Emmett: Your paper notes that the high market value of Bluefin tuna means they are likely to be hunted intensively regardless of regulations. What can be done about this – is there any hope for this species?
Bruce: When one Pacific bluefin can sell for $396,000 at a Japanese auction, it is indeed difficult to persuade fishermen that they shouldn’t hunt for even the very last Bluefin. Rarity always commands a high price in jewelry, real estate, pets, and food. For example, no directed fishing for bluefin is allowed in the Gulf of Mexico, the spawning grounds for the western Atlantic population of the species, but fishermen are allowed to bring in one bluefin caught incidental to fishing for yellowfin. But if one bluefin might be worth thousands of dollars, why not try for the one bluefin which might be worth more than the boatload of yellowfin? Listing on CITES might help because then we would have a paper trail of where any bluefin captured goes.
John: Bluefin tuna face many challenges. International management is implemented and enforced by each member nation. If a nation does not take its responsibilities seriously, there will be problems. Country-specific quotas of bluefin in the Mediterranean have been greatly reduced over the past few years, and the reductions in quota have gone hand in hand with a mandatory reduction in capacity. ICCAT reviews and approves (or disapproves) these plans. It’s a very different game these days. But falsification of government approved shipping documents and underreporting have been uncovered in some countries. Also, the unrest in northern Africa has resulted in a lack of enforcement (Libya has high catches of bluefin). These problems are being addressed, but there will be many others. There is hope for bluefin tuna, but it will take a lot of cooperation on harvesting and importing nations to stem the tide of IUU [Illegal, Unregulated, and Unreported] fish.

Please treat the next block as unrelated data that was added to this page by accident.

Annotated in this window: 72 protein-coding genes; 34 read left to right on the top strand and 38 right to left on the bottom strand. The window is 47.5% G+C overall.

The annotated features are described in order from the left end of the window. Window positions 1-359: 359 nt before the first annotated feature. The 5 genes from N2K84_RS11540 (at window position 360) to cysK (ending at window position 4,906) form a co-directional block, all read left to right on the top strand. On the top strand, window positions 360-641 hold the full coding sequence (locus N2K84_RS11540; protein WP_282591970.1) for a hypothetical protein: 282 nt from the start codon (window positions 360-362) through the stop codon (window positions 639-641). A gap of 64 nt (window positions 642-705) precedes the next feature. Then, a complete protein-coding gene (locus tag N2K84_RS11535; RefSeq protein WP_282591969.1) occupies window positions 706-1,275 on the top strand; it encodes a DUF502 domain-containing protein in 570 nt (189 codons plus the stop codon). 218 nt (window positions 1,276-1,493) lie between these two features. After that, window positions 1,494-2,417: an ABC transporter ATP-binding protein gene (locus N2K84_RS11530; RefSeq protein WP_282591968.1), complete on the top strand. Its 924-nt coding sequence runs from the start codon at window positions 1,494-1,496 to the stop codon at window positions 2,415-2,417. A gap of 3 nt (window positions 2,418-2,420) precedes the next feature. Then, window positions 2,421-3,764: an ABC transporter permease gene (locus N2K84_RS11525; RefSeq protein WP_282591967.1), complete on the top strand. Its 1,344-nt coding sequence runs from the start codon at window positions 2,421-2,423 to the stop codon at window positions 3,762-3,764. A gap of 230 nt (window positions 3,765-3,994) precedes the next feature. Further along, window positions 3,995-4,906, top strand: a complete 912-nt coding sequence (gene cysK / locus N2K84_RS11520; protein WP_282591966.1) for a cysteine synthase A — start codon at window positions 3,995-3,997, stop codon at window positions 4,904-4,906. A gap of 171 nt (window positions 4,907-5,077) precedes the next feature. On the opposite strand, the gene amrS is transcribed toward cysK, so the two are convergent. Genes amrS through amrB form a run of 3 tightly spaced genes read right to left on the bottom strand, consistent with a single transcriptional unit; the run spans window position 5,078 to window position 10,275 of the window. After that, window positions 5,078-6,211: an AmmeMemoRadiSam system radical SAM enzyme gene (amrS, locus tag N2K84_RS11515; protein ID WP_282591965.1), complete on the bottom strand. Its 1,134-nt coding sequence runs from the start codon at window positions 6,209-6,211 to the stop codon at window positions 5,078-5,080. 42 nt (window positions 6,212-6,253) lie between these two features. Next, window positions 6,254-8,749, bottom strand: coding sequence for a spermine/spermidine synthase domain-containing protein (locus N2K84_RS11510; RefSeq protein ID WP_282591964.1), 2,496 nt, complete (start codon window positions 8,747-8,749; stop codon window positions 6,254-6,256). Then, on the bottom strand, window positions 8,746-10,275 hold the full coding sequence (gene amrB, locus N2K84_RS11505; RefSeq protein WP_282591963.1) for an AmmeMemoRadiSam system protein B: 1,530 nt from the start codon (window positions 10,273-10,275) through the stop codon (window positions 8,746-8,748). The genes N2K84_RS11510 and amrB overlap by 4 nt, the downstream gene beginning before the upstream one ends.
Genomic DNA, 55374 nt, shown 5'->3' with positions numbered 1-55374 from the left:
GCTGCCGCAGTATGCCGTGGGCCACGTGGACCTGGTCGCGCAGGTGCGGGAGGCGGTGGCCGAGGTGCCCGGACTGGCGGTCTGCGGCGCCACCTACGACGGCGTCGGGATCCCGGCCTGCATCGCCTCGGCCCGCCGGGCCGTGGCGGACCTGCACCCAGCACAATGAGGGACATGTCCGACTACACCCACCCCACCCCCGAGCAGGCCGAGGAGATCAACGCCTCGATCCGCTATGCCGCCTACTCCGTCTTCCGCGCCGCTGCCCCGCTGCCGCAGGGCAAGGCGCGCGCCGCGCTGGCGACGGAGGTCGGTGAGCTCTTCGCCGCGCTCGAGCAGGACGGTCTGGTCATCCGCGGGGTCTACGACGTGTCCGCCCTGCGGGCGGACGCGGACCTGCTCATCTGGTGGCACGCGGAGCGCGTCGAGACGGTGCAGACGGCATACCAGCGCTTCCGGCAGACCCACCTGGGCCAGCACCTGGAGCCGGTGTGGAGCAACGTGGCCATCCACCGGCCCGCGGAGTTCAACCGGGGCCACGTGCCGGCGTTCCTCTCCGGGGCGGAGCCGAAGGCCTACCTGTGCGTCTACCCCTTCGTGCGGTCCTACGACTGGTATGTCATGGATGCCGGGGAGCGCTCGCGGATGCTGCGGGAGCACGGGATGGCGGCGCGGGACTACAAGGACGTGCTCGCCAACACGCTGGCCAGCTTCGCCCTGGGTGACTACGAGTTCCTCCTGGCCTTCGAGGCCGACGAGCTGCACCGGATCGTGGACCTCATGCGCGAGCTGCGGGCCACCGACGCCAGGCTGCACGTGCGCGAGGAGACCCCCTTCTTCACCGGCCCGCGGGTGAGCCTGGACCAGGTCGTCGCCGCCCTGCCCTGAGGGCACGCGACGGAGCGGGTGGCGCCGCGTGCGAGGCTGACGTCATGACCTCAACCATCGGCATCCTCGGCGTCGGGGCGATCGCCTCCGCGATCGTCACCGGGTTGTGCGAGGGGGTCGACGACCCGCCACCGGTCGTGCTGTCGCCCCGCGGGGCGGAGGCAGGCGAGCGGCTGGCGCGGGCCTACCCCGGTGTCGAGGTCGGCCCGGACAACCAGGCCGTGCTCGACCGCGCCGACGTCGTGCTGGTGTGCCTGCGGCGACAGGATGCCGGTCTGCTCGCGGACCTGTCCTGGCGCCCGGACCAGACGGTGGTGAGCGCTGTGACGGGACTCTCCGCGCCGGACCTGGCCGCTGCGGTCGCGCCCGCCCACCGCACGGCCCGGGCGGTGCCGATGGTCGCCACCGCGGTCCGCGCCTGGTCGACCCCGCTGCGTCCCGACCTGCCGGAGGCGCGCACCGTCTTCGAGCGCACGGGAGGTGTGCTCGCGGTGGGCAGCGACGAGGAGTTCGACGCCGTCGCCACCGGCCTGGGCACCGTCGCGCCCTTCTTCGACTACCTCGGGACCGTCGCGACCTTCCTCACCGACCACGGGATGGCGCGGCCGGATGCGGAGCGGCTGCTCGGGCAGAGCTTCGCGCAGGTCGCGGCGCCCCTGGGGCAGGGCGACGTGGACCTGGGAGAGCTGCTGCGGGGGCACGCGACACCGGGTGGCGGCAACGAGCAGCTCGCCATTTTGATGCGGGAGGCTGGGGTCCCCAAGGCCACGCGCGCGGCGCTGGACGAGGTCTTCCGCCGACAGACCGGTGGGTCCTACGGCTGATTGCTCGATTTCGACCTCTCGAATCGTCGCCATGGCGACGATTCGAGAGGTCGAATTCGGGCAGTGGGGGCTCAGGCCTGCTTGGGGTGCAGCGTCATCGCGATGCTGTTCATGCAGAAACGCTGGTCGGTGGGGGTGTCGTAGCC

Emmett: People everywhere want to know what they can personally do to help the ocean. Any advice for us? Does your work highlight particular actions that individuals can take to promote sustainable oceans?
Bruce: Well, there is no point telling them to not eat bluefin sashimi because most of us can’t afford it! On the other hand, canned tuna is mostly OK and the International Sustainable Seafood Foundation is signing up tuna canners to only purchase tuna (mostly skipjack and yellowfin) from sustainable fishing operations. However, it will be much more difficult to persuade buyers and sellers of fresh and frozen tuna to follow suit. Several organizations issue guidelines for sustainable seafood and several big chains have responded to pressure to only offer sustainable seafood for sale. If your store doesn’t follow those guidelines, tell them that you are going to switch to a store that does follow the sustainable seafood guidelines.
Emmett: Can you tell us three of your favorite seafoods that we can eat with a clean conscience?